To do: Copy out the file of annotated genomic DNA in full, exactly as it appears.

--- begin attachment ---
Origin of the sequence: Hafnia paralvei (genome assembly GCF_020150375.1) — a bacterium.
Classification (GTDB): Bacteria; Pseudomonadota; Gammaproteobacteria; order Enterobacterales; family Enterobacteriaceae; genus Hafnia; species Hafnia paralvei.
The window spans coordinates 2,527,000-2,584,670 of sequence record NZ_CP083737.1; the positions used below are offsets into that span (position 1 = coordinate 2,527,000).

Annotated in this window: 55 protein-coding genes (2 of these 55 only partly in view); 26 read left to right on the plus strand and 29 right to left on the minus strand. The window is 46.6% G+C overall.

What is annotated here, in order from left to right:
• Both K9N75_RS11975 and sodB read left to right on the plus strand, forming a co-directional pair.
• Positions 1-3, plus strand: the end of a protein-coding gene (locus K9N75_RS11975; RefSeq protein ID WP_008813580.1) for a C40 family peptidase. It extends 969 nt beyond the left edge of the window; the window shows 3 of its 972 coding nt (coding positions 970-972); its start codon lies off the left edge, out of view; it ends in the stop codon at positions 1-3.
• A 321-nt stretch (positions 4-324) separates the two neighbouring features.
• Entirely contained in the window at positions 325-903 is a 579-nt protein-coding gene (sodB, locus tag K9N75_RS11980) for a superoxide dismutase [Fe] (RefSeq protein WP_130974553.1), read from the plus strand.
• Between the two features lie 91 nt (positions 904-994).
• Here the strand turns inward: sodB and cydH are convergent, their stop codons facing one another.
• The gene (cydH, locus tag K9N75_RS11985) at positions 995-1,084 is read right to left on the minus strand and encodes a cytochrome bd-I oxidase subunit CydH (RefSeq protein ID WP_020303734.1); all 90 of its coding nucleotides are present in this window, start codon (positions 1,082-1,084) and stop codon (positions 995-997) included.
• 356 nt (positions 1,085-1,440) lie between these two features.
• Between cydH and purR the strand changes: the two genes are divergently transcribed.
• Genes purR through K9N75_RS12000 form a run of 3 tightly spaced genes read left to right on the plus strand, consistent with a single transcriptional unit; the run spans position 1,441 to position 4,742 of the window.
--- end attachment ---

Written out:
Origin of the sequence: Hafnia paralvei (genome assembly GCF_020150375.1) — a bacterium.
Classification (GTDB): Bacteria; Pseudomonadota; Gammaproteobacteria; order Enterobacterales; family Enterobacteriaceae; genus Hafnia; species Hafnia paralvei.
The window spans coordinates 2,527,000-2,584,670 of sequence record NZ_CP083737.1; the positions used below are offsets into that span (position 1 = coordinate 2,527,000).

Annotated in this window: 55 protein-coding genes (2 of these 55 only partly in view); 26 read left to right on the plus strand and 29 right to left on the minus strand. The window is 46.6% G+C overall.

What is annotated here, in order from left to right:
• Both K9N75_RS11975 and sodB read left to right on the plus strand, forming a co-directional pair.
• Positions 1-3, plus strand: the end of a protein-coding gene (locus K9N75_RS11975; RefSeq protein ID WP_008813580.1) for a C40 family peptidase. It extends 969 nt beyond the left edge of the window; the window shows 3 of its 972 coding nt (coding positions 970-972); its start codon lies off the left edge, out of view; it ends in the stop codon at positions 1-3.
• A 321-nt stretch (positions 4-324) separates the two neighbouring features.
• Entirely contained in the window at positions 325-903 is a 579-nt protein-coding gene (sodB, locus tag K9N75_RS11980) for a superoxide dismutase [Fe] (RefSeq protein WP_130974553.1), read from the plus strand.
• Between the two features lie 91 nt (positions 904-994).
• Here the strand turns inward: sodB and cydH are convergent, their stop codons facing one another.
• The gene (cydH, locus tag K9N75_RS11985) at positions 995-1,084 is read right to left on the minus strand and encodes a cytochrome bd-I oxidase subunit CydH (RefSeq protein ID WP_020303734.1); all 90 of its coding nucleotides are present in this window, start codon (positions 1,082-1,084) and stop codon (positions 995-997) included.
• 356 nt (positions 1,085-1,440) lie between these two features.
• Between cydH and purR the strand changes: the two genes are divergently transcribed.
• Genes purR through K9N75_RS12000 form a run of 3 tightly spaced genes read left to right on the plus strand, consistent with a single transcriptional unit; the run spans position 1,441 to position 4,742 of the window.